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NameEmailPhD ProgramResearch InterestPublications
Williams, Morika
WEBSITE
EMAIL
PUBLICATIONS

PHD PROGRAM
Neuroscience, Pathobiology & Translational Science

RESEARCH INTEREST
Behavior, Neurobiology, Pharmacology, Physiology, Translational Medicine

Early life and adult pain can have drastic effects on neurodevelopment and overall quality of life. In the Williams’ Pain, Aging, and Interdisciplinary Neurobehavioral (P.A.I.N.) Lab, our research focuses on behavioral neuroscience and the mechanisms of neurobiology and neurophysiology of pain processing, with a special emphasis on the neonatal. The ultimate research goal is to better understand, recognize, and alleviate pain in the newborn to improve the quality of life in adulthood by uncovering new assessment tools and interventional strategies. Our research interests include the mechanisms of neurobiology and neurophysiology of pain processing, neonatal pain, chronic pain, neurobehavior, osteoarthritis, translational medicine, anesthesia/analgesics, and evoked and non-evoked pain assessment tools. The P.A.I.N. Lab has both pre-clinical and clinical studies to help close the gap in translation.

Hantman, Adam

EMAIL
PUBLICATIONS

PHD PROGRAM
Cell Biology & Physiology, Neuroscience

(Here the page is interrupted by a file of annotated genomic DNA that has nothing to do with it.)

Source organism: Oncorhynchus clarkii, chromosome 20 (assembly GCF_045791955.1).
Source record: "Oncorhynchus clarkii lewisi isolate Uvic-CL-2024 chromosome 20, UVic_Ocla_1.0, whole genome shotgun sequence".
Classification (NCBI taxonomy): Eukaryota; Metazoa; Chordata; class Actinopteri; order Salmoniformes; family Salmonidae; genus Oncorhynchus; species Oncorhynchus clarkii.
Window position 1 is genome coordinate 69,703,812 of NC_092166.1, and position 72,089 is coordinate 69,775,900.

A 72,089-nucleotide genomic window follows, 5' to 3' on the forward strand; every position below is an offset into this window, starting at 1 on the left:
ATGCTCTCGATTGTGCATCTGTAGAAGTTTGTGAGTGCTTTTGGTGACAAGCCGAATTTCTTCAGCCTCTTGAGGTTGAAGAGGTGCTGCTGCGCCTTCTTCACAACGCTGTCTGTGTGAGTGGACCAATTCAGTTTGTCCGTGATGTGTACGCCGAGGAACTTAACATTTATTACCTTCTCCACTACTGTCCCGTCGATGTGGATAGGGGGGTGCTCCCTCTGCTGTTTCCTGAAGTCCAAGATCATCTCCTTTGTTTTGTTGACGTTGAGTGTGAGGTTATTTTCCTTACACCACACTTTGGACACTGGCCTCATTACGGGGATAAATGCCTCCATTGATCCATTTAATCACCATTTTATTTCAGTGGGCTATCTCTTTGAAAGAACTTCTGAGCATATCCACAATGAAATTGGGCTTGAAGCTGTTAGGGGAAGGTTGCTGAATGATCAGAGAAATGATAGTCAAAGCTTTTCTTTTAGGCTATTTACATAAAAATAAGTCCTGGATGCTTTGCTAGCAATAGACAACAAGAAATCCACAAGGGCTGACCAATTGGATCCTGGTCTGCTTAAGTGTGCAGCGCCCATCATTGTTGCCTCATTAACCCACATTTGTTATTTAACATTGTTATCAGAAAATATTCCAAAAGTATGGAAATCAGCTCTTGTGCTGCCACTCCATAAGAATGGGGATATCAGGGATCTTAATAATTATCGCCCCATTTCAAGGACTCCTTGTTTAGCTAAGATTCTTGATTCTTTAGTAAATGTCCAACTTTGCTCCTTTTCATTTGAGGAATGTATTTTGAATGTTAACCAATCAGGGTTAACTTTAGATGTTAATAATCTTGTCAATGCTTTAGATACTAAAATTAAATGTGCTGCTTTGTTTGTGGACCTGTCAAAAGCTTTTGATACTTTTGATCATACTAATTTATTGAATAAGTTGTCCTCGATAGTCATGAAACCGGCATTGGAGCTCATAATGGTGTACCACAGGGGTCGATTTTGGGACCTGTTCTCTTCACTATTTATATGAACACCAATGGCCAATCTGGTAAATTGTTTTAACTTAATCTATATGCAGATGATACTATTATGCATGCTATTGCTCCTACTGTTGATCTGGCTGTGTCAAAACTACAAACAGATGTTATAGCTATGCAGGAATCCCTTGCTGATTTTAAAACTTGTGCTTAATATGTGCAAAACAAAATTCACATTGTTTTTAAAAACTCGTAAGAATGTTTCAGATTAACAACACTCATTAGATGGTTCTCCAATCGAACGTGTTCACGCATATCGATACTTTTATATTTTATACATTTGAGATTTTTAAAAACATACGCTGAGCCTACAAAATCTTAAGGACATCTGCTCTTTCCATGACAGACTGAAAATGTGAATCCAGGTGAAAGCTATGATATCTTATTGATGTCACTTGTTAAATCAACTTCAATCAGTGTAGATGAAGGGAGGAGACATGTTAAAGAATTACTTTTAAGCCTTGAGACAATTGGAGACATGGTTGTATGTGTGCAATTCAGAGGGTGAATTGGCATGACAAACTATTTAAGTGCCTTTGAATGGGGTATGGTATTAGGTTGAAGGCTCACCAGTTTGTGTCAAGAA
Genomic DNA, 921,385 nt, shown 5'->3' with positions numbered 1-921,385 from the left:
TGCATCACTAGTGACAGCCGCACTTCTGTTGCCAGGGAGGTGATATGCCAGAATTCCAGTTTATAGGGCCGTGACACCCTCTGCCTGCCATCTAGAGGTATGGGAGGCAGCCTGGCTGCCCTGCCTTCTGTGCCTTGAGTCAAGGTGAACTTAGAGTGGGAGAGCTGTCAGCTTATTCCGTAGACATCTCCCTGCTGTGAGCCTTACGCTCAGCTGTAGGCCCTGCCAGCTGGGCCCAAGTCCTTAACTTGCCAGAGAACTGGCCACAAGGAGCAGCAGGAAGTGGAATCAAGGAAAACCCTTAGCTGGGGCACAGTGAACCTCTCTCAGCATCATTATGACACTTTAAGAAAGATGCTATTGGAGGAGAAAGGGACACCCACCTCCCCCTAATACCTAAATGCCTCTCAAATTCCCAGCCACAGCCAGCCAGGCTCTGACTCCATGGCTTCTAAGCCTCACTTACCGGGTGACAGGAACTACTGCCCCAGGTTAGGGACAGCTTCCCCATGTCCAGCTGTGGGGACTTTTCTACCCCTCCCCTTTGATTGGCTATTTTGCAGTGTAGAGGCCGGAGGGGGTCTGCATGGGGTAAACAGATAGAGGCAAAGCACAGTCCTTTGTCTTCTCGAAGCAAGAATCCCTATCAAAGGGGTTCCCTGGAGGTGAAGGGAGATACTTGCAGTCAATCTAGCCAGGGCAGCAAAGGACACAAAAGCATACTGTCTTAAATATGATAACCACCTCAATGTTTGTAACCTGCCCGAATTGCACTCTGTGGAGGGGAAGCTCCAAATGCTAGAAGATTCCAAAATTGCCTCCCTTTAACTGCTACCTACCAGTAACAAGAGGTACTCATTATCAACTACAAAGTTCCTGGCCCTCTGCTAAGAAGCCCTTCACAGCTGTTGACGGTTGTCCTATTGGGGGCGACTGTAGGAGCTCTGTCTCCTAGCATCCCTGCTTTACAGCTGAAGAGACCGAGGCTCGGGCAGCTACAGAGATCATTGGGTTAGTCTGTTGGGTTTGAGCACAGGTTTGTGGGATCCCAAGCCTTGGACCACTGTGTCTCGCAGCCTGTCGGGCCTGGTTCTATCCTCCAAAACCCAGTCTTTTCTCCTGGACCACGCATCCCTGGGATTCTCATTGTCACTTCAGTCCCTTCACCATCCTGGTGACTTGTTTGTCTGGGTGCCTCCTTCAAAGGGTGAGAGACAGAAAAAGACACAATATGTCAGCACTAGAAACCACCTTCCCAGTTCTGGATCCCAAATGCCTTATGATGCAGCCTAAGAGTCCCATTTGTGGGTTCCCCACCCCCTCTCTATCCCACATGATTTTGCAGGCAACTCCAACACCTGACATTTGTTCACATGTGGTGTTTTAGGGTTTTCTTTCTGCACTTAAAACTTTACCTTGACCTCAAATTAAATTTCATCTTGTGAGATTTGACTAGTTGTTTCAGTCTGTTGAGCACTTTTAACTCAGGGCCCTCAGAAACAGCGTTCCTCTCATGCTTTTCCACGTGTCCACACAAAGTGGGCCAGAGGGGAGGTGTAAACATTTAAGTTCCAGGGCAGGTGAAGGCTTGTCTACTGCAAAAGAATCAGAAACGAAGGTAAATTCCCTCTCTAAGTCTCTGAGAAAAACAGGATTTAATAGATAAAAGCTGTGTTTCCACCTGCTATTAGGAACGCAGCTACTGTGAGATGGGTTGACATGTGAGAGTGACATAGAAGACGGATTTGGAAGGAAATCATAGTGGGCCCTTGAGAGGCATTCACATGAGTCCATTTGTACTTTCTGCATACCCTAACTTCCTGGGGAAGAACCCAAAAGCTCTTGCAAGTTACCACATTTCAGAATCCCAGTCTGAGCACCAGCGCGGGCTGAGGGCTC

RESEARCH INTEREST
Behavior, Neurobiology, Physiology

The Hantman Lab is interested in how functions emerge from network activity in the nervous system. Particularly, we study how the nervous system generates patterns of activity that control our bodies in the world. Our approach combines genetics, anatomy, physiology, perturbations, and a dynamical systems approach.

Christoffel, Dan
WEBSITE
EMAIL
PUBLICATIONS

PHD PROGRAM
Neuroscience

RESEARCH INTEREST
Behavior, Neurobiology, Physiology, Translational Medicine

Dr. Christoffel aims to understand how chronic exposure to particular stimuli (i.e. stress, food, drugs) alters the functioning of specific neural circuits and investigates the mechanisms that regulate these experience-dependent changes. Current studies focus on 1) how experience-dependent plasticity in the nucleus accumbens regulates reward processing, with a focus on the consumption of palatable foods and stress modulation of food intake, and 2) examine the regulatory role of neuromodulators in hedonic feeding.

The ultimate goal of the Christoffel Lab’s research is to understand how adaptive changes in brain function occur and how this can lead to the development of psychiatric disorders. We employ cutting-edge technologies to understand the complex interactions of multiple neural systems that allow us to adapt to our environment and regulate motivated behavior.

Bullins, Reagan

EMAIL

PHD PROGRAM

RESEARCH INTEREST
Neurobiology, Physiology

Chartampila, Liza

EMAIL

PHD PROGRAM

RESEARCH INTEREST
Developmental Biology, Neurobiology, Physiology

Colie, Meagan

EMAIL

PHD PROGRAM

RESEARCH INTEREST
Drug Discovery, Neurobiology, Translational Medicine

Hondrogiannis, Nicole

EMAIL

PHD PROGRAM

RESEARCH INTEREST
Cancer Biology, Neurobiology, Translational Medicine

Hsu, Sherry

EMAIL

PHD PROGRAM

RESEARCH INTEREST
Cell Biology, Molecular Biology, Neurobiology

Kolar, Kushal

EMAIL

PHD PROGRAM

RESEARCH INTEREST
Computational Biology, Neurobiology

Krzeski, Joe

EMAIL

PHD PROGRAM

RESEARCH INTEREST
Molecular Biology, Neurobiology